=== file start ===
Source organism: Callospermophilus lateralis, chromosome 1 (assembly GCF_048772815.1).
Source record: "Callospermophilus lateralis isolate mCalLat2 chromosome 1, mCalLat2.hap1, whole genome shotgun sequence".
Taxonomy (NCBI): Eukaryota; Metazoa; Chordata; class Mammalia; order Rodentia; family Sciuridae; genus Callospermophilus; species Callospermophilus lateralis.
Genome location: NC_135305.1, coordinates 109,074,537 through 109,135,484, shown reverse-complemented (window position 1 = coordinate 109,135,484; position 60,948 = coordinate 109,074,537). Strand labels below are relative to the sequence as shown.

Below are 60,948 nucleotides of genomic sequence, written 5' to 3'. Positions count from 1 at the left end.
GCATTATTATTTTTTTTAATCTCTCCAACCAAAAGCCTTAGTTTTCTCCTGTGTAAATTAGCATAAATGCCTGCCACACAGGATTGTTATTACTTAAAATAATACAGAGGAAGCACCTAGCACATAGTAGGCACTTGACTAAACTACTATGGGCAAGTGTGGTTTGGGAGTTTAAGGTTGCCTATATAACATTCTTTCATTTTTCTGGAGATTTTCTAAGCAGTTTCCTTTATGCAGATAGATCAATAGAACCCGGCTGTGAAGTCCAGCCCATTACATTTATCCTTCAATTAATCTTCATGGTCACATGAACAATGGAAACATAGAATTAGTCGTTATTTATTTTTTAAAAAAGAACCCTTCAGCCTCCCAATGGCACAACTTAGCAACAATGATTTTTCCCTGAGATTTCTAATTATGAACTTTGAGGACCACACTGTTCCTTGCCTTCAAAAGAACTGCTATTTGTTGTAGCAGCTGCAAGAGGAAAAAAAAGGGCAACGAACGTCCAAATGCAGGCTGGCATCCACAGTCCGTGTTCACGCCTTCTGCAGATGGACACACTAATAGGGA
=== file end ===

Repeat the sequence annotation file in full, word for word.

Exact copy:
Source organism: Callospermophilus lateralis, chromosome 1 (assembly GCF_048772815.1).
Source record: "Callospermophilus lateralis isolate mCalLat2 chromosome 1, mCalLat2.hap1, whole genome shotgun sequence".
Taxonomy (NCBI): Eukaryota; Metazoa; Chordata; class Mammalia; order Rodentia; family Sciuridae; genus Callospermophilus; species Callospermophilus lateralis.
Genome location: NC_135305.1, coordinates 109,074,537 through 109,135,484, shown reverse-complemented (window position 1 = coordinate 109,135,484; position 60,948 = coordinate 109,074,537). Strand labels below are relative to the sequence as shown.

Below are 60,948 nucleotides of genomic sequence, written 5' to 3'. Positions count from 1 at the left end.
GCATTATTATTTTTTTTAATCTCTCCAACCAAAAGCCTTAGTTTTCTCCTGTGTAAATTAGCATAAATGCCTGCCACACAGGATTGTTATTACTTAAAATAATACAGAGGAAGCACCTAGCACATAGTAGGCACTTGACTAAACTACTATGGGCAAGTGTGGTTTGGGAGTTTAAGGTTGCCTATATAACATTCTTTCATTTTTCTGGAGATTTTCTAAGCAGTTTCCTTTATGCAGATAGATCAATAGAACCCGGCTGTGAAGTCCAGCCCATTACATTTATCCTTCAATTAATCTTCATGGTCACATGAACAATGGAAACATAGAATTAGTCGTTATTTATTTTTTAAAAAAGAACCCTTCAGCCTCCCAATGGCACAACTTAGCAACAATGATTTTTCCCTGAGATTTCTAATTATGAACTTTGAGGACCACACTGTTCCTTGCCTTCAAAAGAACTGCTATTTGTTGTAGCAGCTGCAAGAGGAAAAAAAAGGGCAACGAACGTCCAAATGCAGGCTGGCATCCACAGTCCGTGTTCACGCCTTCTGCAGATGGACACACTAATAGGGA